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1 big thing: A furtive e-commerce coup
E-commerce sales may be twice as high as generally reported, according to a new calculation by Thomas Paulson, who runs Minneapolis-based Inflection Capital Management.
Buzz: Rather than 9% of retail sales — as reported by the Fed and other sources — Paulson says Amazon and other e-commerce companies grabbed 21% of total U.S. retail sales last year. In 2016, it was 18.7% and the last time the rate was still at 9% was in 2010, he added.
What's happening: Few people buy cars or gasoline online and there are not many who buy groceries or restaurant meals on the internet. Yet, when analysts, such as the Federal Reserve Bank of St. Louis, measure the bite that e-commerce outfits are taking from brick-and-mortar retail, they generally include such purchases.
Why it matters: The impact, Paulson tells Axios, is to vastly understate the scale of the U.S. e-commerce industry, and to overstate the devastation in traditional shops.
"Amazon's gross margin rate is up substantially over the last six years because it has been raising prices and gotten into higher-priced products," Paulson said.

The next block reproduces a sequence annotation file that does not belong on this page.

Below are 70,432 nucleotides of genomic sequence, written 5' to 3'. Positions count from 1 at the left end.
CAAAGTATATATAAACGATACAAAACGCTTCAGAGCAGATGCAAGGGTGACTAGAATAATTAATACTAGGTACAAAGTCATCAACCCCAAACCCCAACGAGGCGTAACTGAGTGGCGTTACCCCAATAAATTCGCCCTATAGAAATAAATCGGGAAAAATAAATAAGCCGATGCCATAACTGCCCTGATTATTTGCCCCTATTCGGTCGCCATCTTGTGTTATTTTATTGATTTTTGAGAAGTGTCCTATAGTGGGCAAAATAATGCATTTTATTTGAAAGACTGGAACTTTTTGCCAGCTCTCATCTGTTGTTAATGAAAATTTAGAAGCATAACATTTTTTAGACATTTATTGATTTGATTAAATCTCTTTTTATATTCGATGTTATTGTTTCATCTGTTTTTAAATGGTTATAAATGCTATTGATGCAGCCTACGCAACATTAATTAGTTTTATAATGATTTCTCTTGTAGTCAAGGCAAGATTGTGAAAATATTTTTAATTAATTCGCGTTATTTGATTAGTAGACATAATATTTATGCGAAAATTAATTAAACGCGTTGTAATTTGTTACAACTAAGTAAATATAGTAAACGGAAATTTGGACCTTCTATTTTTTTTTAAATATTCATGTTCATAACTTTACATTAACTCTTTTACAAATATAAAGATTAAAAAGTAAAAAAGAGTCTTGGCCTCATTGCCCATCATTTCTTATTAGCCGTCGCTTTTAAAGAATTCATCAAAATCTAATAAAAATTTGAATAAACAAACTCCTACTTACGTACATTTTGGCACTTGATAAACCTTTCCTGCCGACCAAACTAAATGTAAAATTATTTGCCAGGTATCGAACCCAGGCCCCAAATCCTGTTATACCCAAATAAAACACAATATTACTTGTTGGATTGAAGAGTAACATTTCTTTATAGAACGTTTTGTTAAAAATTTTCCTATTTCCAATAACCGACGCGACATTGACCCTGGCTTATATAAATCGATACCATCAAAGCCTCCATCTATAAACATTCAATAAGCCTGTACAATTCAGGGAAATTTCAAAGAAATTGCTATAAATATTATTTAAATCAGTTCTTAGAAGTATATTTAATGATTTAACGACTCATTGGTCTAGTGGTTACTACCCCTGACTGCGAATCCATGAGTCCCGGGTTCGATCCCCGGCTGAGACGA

2. Amazon's big profit ...
The other misnomer about Amazon is its profitability. The conventional wisdom about the e-commerce giant is that its prices are so low that it earns no money. But Paulson points out that when you strip out its enormous investment in itself, Amazon earns exceptional profits.
By the numbers: After spending for expansion, such as developing its market in India, China and Europe, along with other costs such as taxes, Amazon earned about 16 cents on every dollar in 2016 sales, Paulson says. That is 140% higher than Walmart, Amazon's greatest competition at the moment, which compares with 6.8 cents after deduction for taxes, losses from its .com expansion, and other costs (see chart above).
Why it matters: Walmart's gross revenue is far greater than Amazon's — $485.9 billion in 2016, compared with $136 billion for Amazon. And Walmart is earning big net profits now. But Amazon's higher margins — and its upward trajectory — are a signal for what could be coming down the road if CEO Jeff Bezos decides to start delivering more cash to shareholders.
... and in 2018, the continued brick-and-mortar implosion
After its worst year since the financial crash, Big Retail appears to be headed for more bloodletting: There were $5.7 billion in retail defaults last year, and Fitch expects the number to rise to $7 billion in 2018, a 23% surge. If it occurs, that would be stunning, as retail already accounted for a whopping 30% of all 2017 defaults, when 50 retailers declared bankruptcy.